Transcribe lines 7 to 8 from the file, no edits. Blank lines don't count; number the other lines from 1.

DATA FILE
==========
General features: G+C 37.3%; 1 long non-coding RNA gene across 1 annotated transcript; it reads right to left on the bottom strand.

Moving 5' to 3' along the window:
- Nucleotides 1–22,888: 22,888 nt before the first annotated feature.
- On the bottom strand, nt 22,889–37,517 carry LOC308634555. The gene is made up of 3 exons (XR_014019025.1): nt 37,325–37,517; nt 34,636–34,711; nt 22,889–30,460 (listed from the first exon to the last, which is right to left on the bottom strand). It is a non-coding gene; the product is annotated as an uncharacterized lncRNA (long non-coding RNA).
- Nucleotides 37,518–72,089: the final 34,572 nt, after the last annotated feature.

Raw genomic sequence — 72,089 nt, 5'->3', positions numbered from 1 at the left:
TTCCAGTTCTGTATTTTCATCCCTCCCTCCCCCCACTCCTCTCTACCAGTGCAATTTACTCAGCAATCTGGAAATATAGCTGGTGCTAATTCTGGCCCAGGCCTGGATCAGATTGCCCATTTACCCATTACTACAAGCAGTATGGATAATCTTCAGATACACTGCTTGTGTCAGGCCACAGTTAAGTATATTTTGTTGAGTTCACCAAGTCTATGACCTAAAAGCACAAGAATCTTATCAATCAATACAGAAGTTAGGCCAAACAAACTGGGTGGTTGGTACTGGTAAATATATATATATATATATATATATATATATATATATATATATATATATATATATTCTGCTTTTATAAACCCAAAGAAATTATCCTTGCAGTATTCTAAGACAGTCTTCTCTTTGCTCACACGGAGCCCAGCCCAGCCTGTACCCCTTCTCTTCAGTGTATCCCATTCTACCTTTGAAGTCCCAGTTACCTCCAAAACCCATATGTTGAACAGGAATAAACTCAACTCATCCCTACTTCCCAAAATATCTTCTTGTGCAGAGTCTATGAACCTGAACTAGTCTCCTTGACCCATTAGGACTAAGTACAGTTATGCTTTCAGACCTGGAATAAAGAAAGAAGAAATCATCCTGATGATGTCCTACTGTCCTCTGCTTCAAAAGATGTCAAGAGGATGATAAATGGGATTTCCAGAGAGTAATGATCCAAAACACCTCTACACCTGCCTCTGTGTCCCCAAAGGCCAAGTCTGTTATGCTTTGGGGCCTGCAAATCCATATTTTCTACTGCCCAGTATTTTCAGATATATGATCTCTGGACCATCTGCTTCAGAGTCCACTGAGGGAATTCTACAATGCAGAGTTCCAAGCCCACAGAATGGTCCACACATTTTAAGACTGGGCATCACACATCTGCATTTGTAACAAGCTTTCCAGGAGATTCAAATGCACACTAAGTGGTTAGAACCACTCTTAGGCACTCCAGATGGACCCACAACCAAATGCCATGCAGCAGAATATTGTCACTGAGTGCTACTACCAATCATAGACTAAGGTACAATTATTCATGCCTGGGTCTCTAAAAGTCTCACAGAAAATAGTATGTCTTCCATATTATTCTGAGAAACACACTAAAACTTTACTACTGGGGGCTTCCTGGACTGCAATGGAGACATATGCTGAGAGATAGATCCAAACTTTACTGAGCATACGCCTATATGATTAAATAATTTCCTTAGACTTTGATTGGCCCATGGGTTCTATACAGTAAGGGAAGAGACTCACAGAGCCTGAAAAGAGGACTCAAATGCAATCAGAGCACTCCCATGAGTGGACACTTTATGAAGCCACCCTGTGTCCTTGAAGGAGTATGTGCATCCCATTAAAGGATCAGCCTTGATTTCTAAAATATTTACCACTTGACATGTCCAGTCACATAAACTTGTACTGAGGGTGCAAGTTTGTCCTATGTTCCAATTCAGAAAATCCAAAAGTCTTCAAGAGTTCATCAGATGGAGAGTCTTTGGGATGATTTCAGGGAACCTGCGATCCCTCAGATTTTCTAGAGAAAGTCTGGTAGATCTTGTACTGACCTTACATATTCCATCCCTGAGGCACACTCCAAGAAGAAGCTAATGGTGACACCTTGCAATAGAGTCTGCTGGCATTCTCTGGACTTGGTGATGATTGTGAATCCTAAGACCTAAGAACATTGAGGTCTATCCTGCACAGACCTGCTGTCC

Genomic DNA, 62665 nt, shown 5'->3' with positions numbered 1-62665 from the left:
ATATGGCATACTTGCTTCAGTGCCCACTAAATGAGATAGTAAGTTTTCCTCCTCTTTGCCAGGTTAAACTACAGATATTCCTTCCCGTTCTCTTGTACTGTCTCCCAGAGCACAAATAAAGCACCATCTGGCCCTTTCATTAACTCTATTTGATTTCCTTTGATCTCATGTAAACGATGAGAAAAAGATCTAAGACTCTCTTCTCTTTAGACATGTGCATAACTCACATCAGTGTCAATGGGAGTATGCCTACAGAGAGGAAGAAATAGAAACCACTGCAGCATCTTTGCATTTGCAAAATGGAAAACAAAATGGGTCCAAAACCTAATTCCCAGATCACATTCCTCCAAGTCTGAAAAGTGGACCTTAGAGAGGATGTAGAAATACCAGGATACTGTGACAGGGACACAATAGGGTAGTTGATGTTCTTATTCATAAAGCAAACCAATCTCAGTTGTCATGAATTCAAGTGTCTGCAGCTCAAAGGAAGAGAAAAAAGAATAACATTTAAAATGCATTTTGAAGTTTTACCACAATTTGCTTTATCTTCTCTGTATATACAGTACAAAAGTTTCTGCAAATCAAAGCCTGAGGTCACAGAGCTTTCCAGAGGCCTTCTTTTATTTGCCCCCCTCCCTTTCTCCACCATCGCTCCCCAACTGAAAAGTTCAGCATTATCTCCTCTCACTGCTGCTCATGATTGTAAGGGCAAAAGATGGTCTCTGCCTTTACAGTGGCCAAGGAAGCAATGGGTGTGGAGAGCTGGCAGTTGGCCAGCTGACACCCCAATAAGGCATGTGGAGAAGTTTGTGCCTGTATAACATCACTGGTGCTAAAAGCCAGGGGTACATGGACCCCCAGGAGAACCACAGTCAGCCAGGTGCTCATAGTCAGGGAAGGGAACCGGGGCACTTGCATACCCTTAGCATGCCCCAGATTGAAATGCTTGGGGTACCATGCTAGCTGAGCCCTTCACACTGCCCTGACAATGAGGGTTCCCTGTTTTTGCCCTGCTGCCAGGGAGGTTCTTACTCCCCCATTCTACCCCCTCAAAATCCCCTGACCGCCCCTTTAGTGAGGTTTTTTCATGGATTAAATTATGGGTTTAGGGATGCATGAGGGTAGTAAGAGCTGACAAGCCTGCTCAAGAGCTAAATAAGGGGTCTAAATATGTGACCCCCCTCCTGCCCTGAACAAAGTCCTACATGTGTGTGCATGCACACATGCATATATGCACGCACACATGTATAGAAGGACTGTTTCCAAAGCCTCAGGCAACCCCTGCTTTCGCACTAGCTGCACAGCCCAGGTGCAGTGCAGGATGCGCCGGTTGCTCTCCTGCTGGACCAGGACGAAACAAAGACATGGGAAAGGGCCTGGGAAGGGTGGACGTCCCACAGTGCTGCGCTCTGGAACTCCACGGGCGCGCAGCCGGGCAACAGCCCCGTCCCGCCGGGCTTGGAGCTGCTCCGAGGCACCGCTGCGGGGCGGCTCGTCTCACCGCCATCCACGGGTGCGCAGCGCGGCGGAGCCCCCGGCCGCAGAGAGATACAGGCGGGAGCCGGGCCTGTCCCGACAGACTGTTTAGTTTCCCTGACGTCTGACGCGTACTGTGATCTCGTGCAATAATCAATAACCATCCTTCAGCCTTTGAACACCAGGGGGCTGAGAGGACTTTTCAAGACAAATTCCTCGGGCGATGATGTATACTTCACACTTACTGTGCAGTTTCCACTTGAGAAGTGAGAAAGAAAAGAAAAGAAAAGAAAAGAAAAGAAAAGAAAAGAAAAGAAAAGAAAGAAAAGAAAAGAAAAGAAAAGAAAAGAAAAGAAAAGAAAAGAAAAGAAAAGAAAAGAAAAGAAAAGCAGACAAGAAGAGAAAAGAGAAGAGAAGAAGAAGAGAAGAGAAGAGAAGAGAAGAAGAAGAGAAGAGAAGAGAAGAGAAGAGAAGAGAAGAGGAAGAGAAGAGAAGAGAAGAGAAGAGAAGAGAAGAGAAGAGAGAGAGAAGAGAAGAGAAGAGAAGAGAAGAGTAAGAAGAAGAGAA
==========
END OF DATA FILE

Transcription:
TTCCAGTTCTGTATTTTCATCCCTCCCTCCCCCCACTCCTCTCTACCAGTGCAATTTACTCAGCAATCTGGAAATATAGCTGGTGCTAATTCTGGCCCAGGCCTGGATCAGATTGCCCATTTACCCATTACTACAAGCAGTATGGATAATCTTCAGATACACTGCTTGTGTCAGGCCACAGTTAAGTATATTTTGTTGAGTTCACCAAGTCTATGACCTAAAAGCACAAGAATCTTATCAATCAATACAGAAGTTAGGCCAAACAAACTGGGTGGTTGGTACTGGTAAATATATATATATATATATATATATATATATATATATATATATATATATATATATTCTGCTTTTATAAACCCAAAGAAATTATCCTTGCAGTATTCTAAGACAGTCTTCTCTTTGCTCACACGGAGCCCAGCCCAGCCTGTACCCCTTCTCTTCAGTGTATCCCATTCTACCTTTGAAGTCCCAGTTACCTCCAAAACCCATATGTTGAACAGGAATAAACTCAACTCATCCCTACTTCCCAAAATATCTTCTTGTGCAGAGTCTATGAACCTGAACTAGTCTCCTTGACCCATTAGGACTAAGTACAGTTATGCTTTCAGACCTGGAATAAAGAAAGAAGAAATCATCCTGATGATGTCCTACTGTCCTCTGCTTCAAAAGATGTCAAGAGGATGATAAATGGGATTTCCAGAGAGTAATGATCCAAAACACCTCTACACCTGCCTCTGTGTCCCCAAAGGCCAAGTCTGTTATGCTTTGGGGCCTGCAAATCCATATTTTCTACTGCCCAGTATTTTCAGATATATGATCTCTGGACCATCTGCTTCAGAGTCCACTGAGGGAATTCTACAATGCAGAGTTCCAAGCCCACAGAATGGTCCACACATTTTAAGACTGGGCATCACACATCTGCATTTGTAACAAGCTTTCCAGGAGATTCAAATGCACACTAAGTGGTTAGAACCACTCTTAGGCACTCCAGATGGACCCACAACCAAATGCCATGCAGCAGAATATTGTCACTGAGTGCTACTACCAATCATAGACTAAGGTACAATTATTCATGCCTGGGTCTCTAAAAGTCTCACAGAAAATAGTATGTCTTCCATATTATTCTGAGAAACACACTAAAACTTTACTACTGGGGGCTTCCTGGACTGCAATGGAGACATATGCTGAGAGATAGATCCAAACTTTACTGAGCATACGCCTATATGATTAAATAATTTCCTTAGACTTTGATTGGCCCATGGGTTCTATACAGTAAGGGAAGAGACTCACAGAGCCTGAAAAGAGGACTCAAATGCAATCAGAGCACTCCCATGAGTGGACACTTTATGAAGCCACCCTGTGTCCTTGAAGGAGTATGTGCATCCCATTAAAGGATCAGCCTTGATTTCTAAAATATTTACCACTTGACATGTCCAGTCACATAAACTTGTACTGAGGGTGCAAGTTTGTCCTATGTTCCAATTCAGAAAATCCAAAAGTCTTCAAGAGTTCATCAGATGGAGAGTCTTTGGGATGATTTCAGGGAACCTGCGATCCCTCAGATTTTCTAGAGAAAGTCTGGTAGATCTTGTACTGACCTTACATATTCCATCCCTGAGGCACACTCCAAGAAGAAGCTAATGGTGACACCTTGCAATAGAGTCTGCTGGCATTCTCTGGACTTGGTGATGATTGTGAATCCTAAGACCTAAGAACATTGAGGTCTATCCTGCACAGACCTGCTGTCC

Genomic DNA, 62665 nt, shown 5'->3' with positions numbered 1-62665 from the left: